It’s time to have a grown-up conversation about Thomas Cook
I know lots of people are very upset for various reasons that Thomas Cook, the UK’s oldest tour operator, has ceased trading. However, as usual, it’s descended into hysteria, histrionics and finger-pointing on social media. Here are some facts, regardless of whether or not they fit your feelings or your narrative:
- Your holiday is irrelevant. It’s not what is at stake here. If you don’t have ATOL protection or travel insurance then you are foolish and shouldn’t be allowed to go on holiday anyway. Assuming you do have at least one of those things then you are going to be fine; your holiday may suffer some minor disruption but you will get home safely and it won’t be your last ever holiday. If you’ve not yet left, sad times, you won’t be, but you’ll get all your money back and you will book another holiday.
- What’s actually at stake here, and what is the most serious aspect of the collapse of this company, are the many thousands of jobs which have now been put at risk, both within Thomas Cook itself and with its various suppliers. This is what must be focussed upon, not your all-inclusive week in a concrete box that looks like a multi-storey car park in Mykonos.
- The only exception to the affected holidaymakers statement is those who have been mistreated by the hotel in Tunisia. There are many good reasons not to go on holiday to Tunisia, now you have another one. Stop doing it.
- Hotels which have engaged in such practises in the past few days need to be immediately blacklisted by all UK travel operators. Theirs is a business to business contract, and the vast majority of business to business contracts involve payment in arrears. Any arrangement which involves payment in arrears involves an element of risk undertaken by the beneficiary and such risk has to be evaluated and factored in to any business plan. The relationship between Thomas Cook and these hotels is no different and they have no right to pass this risk directly onto their guests, under any circumstances, and certainly not under unlawful detention by armed guards!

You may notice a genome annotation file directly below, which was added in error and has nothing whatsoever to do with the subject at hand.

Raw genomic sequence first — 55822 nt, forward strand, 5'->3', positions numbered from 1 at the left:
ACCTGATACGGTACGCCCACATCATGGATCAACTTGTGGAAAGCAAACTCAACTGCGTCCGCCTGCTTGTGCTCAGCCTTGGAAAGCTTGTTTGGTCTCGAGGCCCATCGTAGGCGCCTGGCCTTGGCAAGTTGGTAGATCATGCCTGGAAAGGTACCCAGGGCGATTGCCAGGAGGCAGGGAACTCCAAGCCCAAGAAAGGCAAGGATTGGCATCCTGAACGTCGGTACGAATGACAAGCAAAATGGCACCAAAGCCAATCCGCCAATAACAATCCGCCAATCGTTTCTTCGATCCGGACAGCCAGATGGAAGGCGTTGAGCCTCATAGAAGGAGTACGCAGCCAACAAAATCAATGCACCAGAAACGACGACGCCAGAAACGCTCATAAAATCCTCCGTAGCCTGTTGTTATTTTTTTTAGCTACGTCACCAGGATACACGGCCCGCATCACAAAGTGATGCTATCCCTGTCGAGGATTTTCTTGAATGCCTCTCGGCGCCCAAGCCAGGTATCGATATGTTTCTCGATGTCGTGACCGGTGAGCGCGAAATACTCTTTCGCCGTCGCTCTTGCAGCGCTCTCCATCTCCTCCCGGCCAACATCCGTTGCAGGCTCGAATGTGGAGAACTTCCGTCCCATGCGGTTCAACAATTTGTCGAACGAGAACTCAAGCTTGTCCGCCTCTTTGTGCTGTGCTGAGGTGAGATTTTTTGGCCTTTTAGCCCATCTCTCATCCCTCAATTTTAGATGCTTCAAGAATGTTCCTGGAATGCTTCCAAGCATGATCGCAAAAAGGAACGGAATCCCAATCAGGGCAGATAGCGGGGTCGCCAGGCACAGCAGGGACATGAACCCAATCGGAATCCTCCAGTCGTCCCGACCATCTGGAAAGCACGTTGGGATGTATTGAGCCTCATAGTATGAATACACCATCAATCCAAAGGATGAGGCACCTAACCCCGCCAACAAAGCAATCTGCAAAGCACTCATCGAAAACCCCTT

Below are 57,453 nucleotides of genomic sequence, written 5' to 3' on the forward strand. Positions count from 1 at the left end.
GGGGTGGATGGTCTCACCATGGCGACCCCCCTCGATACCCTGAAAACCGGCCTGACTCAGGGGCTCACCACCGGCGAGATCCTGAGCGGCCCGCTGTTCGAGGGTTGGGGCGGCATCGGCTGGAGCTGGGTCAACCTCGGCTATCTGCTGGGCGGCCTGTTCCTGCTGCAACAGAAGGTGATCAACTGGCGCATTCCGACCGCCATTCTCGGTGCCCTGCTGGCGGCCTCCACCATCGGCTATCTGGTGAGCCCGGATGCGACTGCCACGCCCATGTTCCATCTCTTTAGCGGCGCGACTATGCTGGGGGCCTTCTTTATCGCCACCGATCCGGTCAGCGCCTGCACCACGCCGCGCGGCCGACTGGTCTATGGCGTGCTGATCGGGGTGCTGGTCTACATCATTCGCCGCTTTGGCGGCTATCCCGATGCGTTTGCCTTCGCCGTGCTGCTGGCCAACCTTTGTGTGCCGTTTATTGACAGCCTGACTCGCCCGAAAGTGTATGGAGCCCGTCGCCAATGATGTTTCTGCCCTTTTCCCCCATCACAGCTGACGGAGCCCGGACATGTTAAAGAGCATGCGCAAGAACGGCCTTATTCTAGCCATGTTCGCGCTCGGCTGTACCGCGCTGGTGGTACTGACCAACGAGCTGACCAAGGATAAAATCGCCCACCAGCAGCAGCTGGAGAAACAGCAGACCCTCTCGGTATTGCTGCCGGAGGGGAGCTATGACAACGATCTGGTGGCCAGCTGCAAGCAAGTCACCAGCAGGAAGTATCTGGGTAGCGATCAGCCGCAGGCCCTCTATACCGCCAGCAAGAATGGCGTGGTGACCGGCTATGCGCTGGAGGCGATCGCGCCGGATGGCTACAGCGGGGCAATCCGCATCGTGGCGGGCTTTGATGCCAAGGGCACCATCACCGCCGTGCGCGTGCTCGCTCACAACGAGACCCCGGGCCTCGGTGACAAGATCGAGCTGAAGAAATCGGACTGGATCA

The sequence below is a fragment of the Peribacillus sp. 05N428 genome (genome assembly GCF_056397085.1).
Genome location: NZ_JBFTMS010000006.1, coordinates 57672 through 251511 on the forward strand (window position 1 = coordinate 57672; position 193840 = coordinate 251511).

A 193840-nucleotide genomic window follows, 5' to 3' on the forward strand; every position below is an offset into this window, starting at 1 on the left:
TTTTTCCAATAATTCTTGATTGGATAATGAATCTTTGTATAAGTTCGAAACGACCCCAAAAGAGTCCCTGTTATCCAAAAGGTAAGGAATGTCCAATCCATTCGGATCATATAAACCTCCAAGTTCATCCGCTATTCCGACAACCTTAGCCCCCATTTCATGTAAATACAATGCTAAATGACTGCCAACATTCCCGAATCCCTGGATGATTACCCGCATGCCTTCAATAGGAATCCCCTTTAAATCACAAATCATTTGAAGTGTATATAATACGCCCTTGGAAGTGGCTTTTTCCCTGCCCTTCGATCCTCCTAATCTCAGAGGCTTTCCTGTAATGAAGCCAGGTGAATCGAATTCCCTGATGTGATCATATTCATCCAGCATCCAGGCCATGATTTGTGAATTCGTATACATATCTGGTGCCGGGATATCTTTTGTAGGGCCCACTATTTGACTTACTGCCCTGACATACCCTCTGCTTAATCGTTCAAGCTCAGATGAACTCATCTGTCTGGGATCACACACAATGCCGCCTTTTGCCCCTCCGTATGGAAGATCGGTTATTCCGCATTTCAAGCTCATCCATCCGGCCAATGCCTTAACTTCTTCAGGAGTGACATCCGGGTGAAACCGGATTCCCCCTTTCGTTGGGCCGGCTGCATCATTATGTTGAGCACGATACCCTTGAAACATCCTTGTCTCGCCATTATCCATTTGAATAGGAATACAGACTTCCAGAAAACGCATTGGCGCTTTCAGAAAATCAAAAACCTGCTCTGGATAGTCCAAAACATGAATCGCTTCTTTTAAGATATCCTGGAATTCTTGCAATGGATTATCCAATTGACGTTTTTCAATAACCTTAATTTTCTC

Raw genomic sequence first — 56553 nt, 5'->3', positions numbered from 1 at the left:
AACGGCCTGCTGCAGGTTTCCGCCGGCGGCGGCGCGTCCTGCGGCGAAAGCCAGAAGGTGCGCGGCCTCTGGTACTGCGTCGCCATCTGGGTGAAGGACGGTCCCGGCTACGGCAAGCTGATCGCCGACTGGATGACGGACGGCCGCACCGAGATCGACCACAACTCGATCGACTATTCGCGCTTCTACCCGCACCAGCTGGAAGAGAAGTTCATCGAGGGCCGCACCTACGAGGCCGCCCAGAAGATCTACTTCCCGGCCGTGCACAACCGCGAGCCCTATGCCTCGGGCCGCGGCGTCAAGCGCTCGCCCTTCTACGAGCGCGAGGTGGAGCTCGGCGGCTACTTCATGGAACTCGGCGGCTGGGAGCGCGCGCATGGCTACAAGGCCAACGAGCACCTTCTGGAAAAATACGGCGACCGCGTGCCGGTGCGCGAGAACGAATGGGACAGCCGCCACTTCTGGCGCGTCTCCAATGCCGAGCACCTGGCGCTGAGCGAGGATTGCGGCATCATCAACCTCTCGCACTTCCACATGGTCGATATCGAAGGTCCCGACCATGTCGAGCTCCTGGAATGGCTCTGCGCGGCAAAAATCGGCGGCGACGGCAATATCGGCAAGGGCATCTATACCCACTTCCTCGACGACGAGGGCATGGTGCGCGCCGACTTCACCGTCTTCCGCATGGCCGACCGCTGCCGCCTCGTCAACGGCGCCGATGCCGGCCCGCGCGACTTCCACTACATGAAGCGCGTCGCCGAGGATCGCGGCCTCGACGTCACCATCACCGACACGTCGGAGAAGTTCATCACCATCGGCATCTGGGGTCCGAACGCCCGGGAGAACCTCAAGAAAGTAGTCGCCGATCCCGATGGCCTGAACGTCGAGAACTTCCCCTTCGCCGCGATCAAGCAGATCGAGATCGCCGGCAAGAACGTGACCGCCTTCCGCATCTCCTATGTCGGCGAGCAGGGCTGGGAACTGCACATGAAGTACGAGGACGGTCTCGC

- “It’s Brexit’s fault!!!”. Ah, the B word, there it is. Let’s deal with this then shall we? While it is true that the collapse of Thomas Cook can be partially attributed to people delaying booking their holidays until after Brexit it is by no means the whole story. The irony is that it was your beloved European Union that is in part the reason why the government was unwilling to bail the company out. The EU in particular is keen to preserve a “level playing field” when it comes to European competition and state aid to firms granted by governments. Given that the UK’s relationship with the EU at the moment is precarious at best, to rock the boat in this regard would not be in our interests at this time. Had we left the EU when we were supposed to at the end of March then not only would it have been less likely (although by no means guaranteed) that Thomas Cook would have failed, but also the UK government would have been in a better position to bail it out, since we would no longer have had to obey EU “level playing field” preferences.
- The principal reason why Thomas Cook failed is that its offering was outdated and it could not cope with competition from online-only operators and indeed people like myself who just find and book their flights, accommodation, car hire and anything else they need directly themselves, often saving a few quid in doing so. It’s a classic “killed by the Internet/technology” story. It isn’t the first and it won’t be the last.
- If you still think that the Internet killing Thomas Cook is unjust ask yourself when was the last time YOU went into a high street branch of Thomas Cook instead of just Googling “OMG cheap holidays now”.
- It’s also important to remember that the likes of Thomas Cook were absolutely vilified in past decades for creating the package holiday model which killed off the once thriving British seaside industry. I’m not saying they deserved it, I’m saying that business is cyclical. Times change, consumer preferences change, technology changes and with all those changes business models must also change.
- Thomas Cook, alongside EasyJet, was named the world’s worst airline in a May 2019 ranking. Is it’s loss therefore really so lamentable?
Hopefully many of the at-risk jobs will be secured with other airlines, because that’s the most important issue right now. Nothing else really matters.